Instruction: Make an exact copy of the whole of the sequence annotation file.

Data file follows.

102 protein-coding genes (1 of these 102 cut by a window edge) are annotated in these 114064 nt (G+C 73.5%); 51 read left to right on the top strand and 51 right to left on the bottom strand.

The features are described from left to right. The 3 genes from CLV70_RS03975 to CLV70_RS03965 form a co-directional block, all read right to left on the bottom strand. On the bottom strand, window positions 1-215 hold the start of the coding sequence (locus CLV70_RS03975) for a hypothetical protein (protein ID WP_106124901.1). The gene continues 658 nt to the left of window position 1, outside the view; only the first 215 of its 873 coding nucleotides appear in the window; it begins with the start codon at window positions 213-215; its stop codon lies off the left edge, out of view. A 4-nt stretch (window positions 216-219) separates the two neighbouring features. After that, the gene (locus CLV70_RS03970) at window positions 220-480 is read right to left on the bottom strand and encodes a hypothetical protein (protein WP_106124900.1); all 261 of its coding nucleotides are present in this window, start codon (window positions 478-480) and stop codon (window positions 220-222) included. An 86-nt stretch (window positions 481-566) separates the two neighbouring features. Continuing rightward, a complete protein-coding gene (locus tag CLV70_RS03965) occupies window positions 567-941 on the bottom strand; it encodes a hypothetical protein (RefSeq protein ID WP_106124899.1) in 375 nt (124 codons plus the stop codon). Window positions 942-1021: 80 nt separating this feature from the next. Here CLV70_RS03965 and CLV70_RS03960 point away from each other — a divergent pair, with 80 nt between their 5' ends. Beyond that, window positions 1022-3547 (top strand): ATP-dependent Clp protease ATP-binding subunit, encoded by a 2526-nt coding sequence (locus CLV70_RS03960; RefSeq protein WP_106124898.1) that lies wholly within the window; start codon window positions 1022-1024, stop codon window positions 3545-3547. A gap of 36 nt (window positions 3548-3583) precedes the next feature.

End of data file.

102 protein-coding genes (1 of these 102 cut by a window edge) are annotated in these 114064 nt (G+C 73.5%); 51 read left to right on the top strand and 51 right to left on the bottom strand.

The features are described from left to right. The 3 genes from CLV70_RS03975 to CLV70_RS03965 form a co-directional block, all read right to left on the bottom strand. On the bottom strand, window positions 1-215 hold the start of the coding sequence (locus CLV70_RS03975) for a hypothetical protein (protein ID WP_106124901.1). The gene continues 658 nt to the left of window position 1, outside the view; only the first 215 of its 873 coding nucleotides appear in the window; it begins with the start codon at window positions 213-215; its stop codon lies off the left edge, out of view. A 4-nt stretch (window positions 216-219) separates the two neighbouring features. After that, the gene (locus CLV70_RS03970) at window positions 220-480 is read right to left on the bottom strand and encodes a hypothetical protein (protein WP_106124900.1); all 261 of its coding nucleotides are present in this window, start codon (window positions 478-480) and stop codon (window positions 220-222) included. An 86-nt stretch (window positions 481-566) separates the two neighbouring features. Continuing rightward, a complete protein-coding gene (locus tag CLV70_RS03965) occupies window positions 567-941 on the bottom strand; it encodes a hypothetical protein (RefSeq protein ID WP_106124899.1) in 375 nt (124 codons plus the stop codon). Window positions 942-1021: 80 nt separating this feature from the next. Here CLV70_RS03965 and CLV70_RS03960 point away from each other — a divergent pair, with 80 nt between their 5' ends. Beyond that, window positions 1022-3547 (top strand): ATP-dependent Clp protease ATP-binding subunit, encoded by a 2526-nt coding sequence (locus CLV70_RS03960; RefSeq protein WP_106124898.1) that lies wholly within the window; start codon window positions 1022-1024, stop codon window positions 3545-3547. A gap of 36 nt (window positions 3548-3583) precedes the next feature.